Goofy, yellow and crooked: British smiles have sometimes had a less-than-flattering international image, but a new study has put tartar from our infamously bad teeth to good use.
Researchers analysing the teeth of Britons from the Iron Age to the modern day have unlocked the potential for using proteins in tooth tartar to reveal what our ancestors ate.
Dental plaque accumulates on the surface of teeth during life and is mineralised by components of saliva to form tartar or “dental calculus”, entombing proteins from the food we eat in the process.
Identifying evidence of many foods, particularly plant crops, in diets of the past is a challenge as they often leave no trace in the archaeological record. But proteins are robust molecules that can survive in tartar for thousands of years.
Archaeological tooth tartar has previously been shown to preserve milk proteins, but the international study, led by researchers at the University of York and the Max Planck Institute for the Science of Human History, has proved for the first time that it can also reveal more precise information about a wider range of food proteins, including those from plants.
The discovery could provide new insights into the diets and lifestyles of our ancestors, adding to the value of dental remains in our understanding of human evolution.
The team plans to use the results of this study to help refine their protein-detection methods, and to explore particular problem areas of ancient diet research.
Senior author, Dr Camilla Speller, from the Department of Archaeology at the University of York, said: “This approach may be particularly useful in the detection of understudied vegetative crops, especially in regions where macrobotantical remains are not preserved.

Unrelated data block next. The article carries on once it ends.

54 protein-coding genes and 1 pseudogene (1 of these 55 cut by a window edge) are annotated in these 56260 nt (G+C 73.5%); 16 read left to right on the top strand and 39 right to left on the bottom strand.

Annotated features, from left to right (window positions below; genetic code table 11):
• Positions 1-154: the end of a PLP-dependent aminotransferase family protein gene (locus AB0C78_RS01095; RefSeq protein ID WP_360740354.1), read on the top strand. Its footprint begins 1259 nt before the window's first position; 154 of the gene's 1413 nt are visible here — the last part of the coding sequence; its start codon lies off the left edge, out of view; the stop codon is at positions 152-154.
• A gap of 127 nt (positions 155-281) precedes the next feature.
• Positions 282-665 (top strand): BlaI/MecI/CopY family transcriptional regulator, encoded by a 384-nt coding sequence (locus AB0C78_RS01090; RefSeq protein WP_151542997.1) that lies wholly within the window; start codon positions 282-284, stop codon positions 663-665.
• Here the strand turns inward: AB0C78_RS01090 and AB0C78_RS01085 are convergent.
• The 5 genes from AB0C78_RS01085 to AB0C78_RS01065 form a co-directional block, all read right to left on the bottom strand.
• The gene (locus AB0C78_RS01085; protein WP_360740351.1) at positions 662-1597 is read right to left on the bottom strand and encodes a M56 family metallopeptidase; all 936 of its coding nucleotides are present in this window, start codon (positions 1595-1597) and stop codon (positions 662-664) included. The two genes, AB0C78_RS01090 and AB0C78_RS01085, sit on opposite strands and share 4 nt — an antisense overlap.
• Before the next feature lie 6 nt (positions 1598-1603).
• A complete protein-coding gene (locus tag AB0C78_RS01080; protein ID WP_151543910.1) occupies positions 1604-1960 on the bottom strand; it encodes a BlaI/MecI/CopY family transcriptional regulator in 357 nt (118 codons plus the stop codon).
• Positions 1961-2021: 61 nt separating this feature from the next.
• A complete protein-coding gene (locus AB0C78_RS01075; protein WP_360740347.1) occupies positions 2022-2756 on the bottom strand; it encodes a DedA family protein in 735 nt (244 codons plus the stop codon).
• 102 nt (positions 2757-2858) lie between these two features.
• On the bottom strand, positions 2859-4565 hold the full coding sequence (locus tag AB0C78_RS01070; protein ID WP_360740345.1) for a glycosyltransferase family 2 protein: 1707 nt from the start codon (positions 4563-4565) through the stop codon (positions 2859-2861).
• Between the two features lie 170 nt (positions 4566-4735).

“It may offer a more precise way of identifying foodstuffs compared to other methods such as ancient DNA and isotope analysis as it can distinguish between different crops and indicate whether people were consuming dairy products, like milk or cheese.”
Analysing 100 archaeological samples from across Britain, as well as 14 samples from living dental patients and recently deceased individuals, the research team found that potential dietary proteins could be found in about one third of the analysed samples.
Dr Speller added: “In the teeth we look at from individuals who lived around the Victorian era we identified proteins related to plant foods, including oats, peas and vegetables in the cabbage family. Occasionally, we find evidence of milk and oats in the same mouth – I like to think it’s from eating porridge!”
In the modern samples, the researchers found proteins that reflected a global British diet, such as those related to potatoes, soybeans and peanuts, as well as milk proteins.
First author, Dr Jessica Hendy from the Department of Archaeology at the Max Planck Institute in Germany, said: “While there is still a lot we don’t know, this is exciting because it shows that archaeological dental calculus harbours dietary information, including food products that ordinarily do not survive in archaeological sites.”